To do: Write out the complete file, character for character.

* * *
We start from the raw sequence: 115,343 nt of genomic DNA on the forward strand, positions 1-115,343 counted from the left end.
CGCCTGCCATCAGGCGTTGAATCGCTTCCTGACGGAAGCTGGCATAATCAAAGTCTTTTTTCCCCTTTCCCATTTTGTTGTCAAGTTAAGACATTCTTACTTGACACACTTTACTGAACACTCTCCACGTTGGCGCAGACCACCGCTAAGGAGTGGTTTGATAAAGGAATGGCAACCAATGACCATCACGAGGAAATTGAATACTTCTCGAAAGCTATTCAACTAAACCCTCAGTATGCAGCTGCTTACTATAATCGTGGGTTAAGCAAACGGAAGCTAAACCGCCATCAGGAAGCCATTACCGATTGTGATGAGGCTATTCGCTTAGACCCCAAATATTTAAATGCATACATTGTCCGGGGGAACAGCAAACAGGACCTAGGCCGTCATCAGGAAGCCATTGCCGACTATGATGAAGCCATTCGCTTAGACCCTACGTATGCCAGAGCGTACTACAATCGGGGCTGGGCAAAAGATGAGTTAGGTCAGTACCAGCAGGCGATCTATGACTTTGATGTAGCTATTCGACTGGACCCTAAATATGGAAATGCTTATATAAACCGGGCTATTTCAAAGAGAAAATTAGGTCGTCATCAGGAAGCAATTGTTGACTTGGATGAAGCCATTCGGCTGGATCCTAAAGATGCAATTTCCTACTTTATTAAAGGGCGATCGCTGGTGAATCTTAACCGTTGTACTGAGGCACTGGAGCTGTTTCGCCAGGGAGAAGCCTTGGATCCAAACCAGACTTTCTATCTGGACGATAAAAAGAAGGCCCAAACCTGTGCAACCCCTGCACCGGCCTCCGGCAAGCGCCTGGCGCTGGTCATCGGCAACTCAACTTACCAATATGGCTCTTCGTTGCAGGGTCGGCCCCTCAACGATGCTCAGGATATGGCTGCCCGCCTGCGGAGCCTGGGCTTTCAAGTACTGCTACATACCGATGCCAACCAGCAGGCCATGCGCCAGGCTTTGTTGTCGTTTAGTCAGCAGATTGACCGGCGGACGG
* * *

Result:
We start from the raw sequence: 115,343 nt of genomic DNA on the forward strand, positions 1-115,343 counted from the left end.
CGCCTGCCATCAGGCGTTGAATCGCTTCCTGACGGAAGCTGGCATAATCAAAGTCTTTTTTCCCCTTTCCCATTTTGTTGTCAAGTTAAGACATTCTTACTTGACACACTTTACTGAACACTCTCCACGTTGGCGCAGACCACCGCTAAGGAGTGGTTTGATAAAGGAATGGCAACCAATGACCATCACGAGGAAATTGAATACTTCTCGAAAGCTATTCAACTAAACCCTCAGTATGCAGCTGCTTACTATAATCGTGGGTTAAGCAAACGGAAGCTAAACCGCCATCAGGAAGCCATTACCGATTGTGATGAGGCTATTCGCTTAGACCCCAAATATTTAAATGCATACATTGTCCGGGGGAACAGCAAACAGGACCTAGGCCGTCATCAGGAAGCCATTGCCGACTATGATGAAGCCATTCGCTTAGACCCTACGTATGCCAGAGCGTACTACAATCGGGGCTGGGCAAAAGATGAGTTAGGTCAGTACCAGCAGGCGATCTATGACTTTGATGTAGCTATTCGACTGGACCCTAAATATGGAAATGCTTATATAAACCGGGCTATTTCAAAGAGAAAATTAGGTCGTCATCAGGAAGCAATTGTTGACTTGGATGAAGCCATTCGGCTGGATCCTAAAGATGCAATTTCCTACTTTATTAAAGGGCGATCGCTGGTGAATCTTAACCGTTGTACTGAGGCACTGGAGCTGTTTCGCCAGGGAGAAGCCTTGGATCCAAACCAGACTTTCTATCTGGACGATAAAAAGAAGGCCCAAACCTGTGCAACCCCTGCACCGGCCTCCGGCAAGCGCCTGGCGCTGGTCATCGGCAACTCAACTTACCAATATGGCTCTTCGTTGCAGGGTCGGCCCCTCAACGATGCTCAGGATATGGCTGCCCGCCTGCGGAGCCTGGGCTTTCAAGTACTGCTACATACCGATGCCAACCAGCAGGCCATGCGCCAGGCTTTGTTGTCGTTTAGTCAGCAGATTGACCGGCGGACGG